Right-wing paramilitaries in Colombia have suspended their demobilisation in a dispute over the possible extradition of a commander to the US.
The US suspects Don Berna of involvement in drugs trafficking
The move was prompted by the transfer of Diego Fernando Murillo, known as Don Berna, from house arrest to prison.
The paramilitaries are due to disarm by the end of the year as part of a peace process - but leaders said they feared their legal position was now unclear.
The government has yet to respond to the announcement by the paramilitaries.
The US alleges that Don Berna worked for the drug-trafficker Pablo Escobar before emerging as a commander in the United Self Defence Forces of Colombia (AUC).
He was moved to a maximum-security prison north of the capital, Bogota, last week in response to pressure from the US.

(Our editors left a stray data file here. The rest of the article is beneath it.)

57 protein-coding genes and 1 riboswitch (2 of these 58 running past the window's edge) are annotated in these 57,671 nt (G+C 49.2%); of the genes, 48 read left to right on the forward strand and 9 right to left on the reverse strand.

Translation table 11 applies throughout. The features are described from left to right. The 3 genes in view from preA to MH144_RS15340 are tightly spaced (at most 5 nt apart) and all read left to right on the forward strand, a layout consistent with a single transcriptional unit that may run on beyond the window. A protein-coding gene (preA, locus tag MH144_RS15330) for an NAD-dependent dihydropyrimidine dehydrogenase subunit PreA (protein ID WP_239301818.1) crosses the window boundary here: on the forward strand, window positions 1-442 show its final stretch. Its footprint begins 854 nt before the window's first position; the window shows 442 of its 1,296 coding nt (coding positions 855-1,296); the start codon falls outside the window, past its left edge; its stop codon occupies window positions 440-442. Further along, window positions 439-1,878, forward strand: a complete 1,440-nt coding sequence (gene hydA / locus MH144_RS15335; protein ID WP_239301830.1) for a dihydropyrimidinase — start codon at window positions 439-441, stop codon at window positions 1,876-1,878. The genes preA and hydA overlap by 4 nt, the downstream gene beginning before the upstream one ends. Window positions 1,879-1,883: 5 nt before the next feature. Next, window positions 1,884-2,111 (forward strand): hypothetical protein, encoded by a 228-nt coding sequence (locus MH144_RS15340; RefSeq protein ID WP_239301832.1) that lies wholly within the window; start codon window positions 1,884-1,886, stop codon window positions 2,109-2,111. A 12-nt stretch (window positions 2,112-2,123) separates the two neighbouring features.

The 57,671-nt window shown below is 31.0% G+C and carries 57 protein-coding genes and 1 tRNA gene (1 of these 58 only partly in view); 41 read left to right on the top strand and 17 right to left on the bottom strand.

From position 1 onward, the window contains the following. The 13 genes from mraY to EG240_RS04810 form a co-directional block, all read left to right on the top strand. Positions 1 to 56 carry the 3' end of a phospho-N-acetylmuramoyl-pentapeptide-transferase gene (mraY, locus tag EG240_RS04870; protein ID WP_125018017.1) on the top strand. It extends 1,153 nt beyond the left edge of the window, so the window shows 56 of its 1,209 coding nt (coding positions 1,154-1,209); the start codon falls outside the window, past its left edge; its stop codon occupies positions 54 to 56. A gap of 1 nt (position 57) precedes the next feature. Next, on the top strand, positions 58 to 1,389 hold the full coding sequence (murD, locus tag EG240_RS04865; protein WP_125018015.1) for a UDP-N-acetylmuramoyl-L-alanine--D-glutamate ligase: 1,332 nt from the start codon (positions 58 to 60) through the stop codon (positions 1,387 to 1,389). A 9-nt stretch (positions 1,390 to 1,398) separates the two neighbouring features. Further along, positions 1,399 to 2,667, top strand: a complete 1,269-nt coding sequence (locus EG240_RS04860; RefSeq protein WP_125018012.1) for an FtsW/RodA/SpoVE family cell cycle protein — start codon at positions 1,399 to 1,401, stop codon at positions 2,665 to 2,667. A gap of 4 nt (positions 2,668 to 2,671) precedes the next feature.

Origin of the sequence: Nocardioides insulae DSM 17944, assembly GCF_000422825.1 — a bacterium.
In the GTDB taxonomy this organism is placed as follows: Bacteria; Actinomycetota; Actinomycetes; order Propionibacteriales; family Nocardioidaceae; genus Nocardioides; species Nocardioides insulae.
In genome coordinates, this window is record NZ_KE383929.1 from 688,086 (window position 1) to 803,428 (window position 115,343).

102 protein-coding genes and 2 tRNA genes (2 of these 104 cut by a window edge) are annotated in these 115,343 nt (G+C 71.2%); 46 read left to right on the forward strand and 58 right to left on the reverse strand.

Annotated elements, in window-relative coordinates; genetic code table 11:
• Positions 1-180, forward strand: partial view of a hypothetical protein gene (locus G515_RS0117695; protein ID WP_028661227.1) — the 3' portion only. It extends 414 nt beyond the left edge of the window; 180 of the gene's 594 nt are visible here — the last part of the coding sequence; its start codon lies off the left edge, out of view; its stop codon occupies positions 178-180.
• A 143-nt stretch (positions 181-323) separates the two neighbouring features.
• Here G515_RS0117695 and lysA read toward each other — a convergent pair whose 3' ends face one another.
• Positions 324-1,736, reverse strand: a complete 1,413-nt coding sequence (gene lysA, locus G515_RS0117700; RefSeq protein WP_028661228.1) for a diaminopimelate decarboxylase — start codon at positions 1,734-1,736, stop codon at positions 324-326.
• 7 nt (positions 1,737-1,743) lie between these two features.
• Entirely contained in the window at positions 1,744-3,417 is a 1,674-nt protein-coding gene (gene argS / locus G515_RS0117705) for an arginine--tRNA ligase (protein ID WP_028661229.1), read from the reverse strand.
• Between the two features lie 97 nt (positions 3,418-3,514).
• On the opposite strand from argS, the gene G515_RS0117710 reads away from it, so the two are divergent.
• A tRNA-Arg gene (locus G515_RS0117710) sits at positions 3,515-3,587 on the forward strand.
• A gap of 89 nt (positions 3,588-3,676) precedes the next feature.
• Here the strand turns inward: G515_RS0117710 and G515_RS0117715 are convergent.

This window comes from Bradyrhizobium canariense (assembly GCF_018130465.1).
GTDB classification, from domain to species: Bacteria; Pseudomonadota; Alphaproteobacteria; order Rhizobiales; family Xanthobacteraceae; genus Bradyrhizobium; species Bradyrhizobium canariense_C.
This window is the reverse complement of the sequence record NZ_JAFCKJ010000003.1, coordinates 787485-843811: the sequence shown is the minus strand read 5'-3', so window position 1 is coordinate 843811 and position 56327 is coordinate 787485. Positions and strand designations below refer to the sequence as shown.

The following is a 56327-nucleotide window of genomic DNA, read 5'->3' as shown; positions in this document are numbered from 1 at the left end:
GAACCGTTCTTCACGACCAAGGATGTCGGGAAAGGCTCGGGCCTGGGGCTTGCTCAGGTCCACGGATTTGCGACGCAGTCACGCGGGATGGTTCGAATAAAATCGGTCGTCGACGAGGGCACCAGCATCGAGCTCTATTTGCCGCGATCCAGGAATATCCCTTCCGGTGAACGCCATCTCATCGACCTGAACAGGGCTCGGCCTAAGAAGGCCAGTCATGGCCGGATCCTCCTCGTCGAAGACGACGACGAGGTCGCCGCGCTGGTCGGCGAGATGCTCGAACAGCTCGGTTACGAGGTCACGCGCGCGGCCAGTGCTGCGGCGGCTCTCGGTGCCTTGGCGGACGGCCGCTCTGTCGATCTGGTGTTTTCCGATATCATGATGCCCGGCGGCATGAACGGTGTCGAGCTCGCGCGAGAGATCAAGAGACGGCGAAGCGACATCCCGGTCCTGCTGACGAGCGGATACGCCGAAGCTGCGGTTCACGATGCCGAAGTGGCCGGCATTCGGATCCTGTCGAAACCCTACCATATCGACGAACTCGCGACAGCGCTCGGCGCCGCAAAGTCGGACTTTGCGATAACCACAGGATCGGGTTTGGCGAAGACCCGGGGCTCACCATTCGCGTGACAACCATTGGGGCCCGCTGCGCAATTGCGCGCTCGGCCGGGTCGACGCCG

The Colombian government has said Don Berna will not be extradited provided he honours the terms of a peace process with the government.
But the right-wing paramilitaries have said his transfer to prison has dented their faith in the deal.
"The demobilisation timetable is suspended as of now until the government makes the rules of the game clear and offers the necessary guarantees to restore confidence," AUC political chief Ivan Roberto Duque said.
Some 11,000 paramilitaries have already laid down arms in return for a government amnesty. Under the terms of the controversial two-year peace process, those who have committed crimes face reduced prison terms.
The government hopes that by the end of the year, all 19,000 members of the AUC will have disarmed.
Tens of thousands of civilians are known to have died during Colombia's 40-year civil conflict, involving left-wing rebels, right-wing paramilitaries and state forces.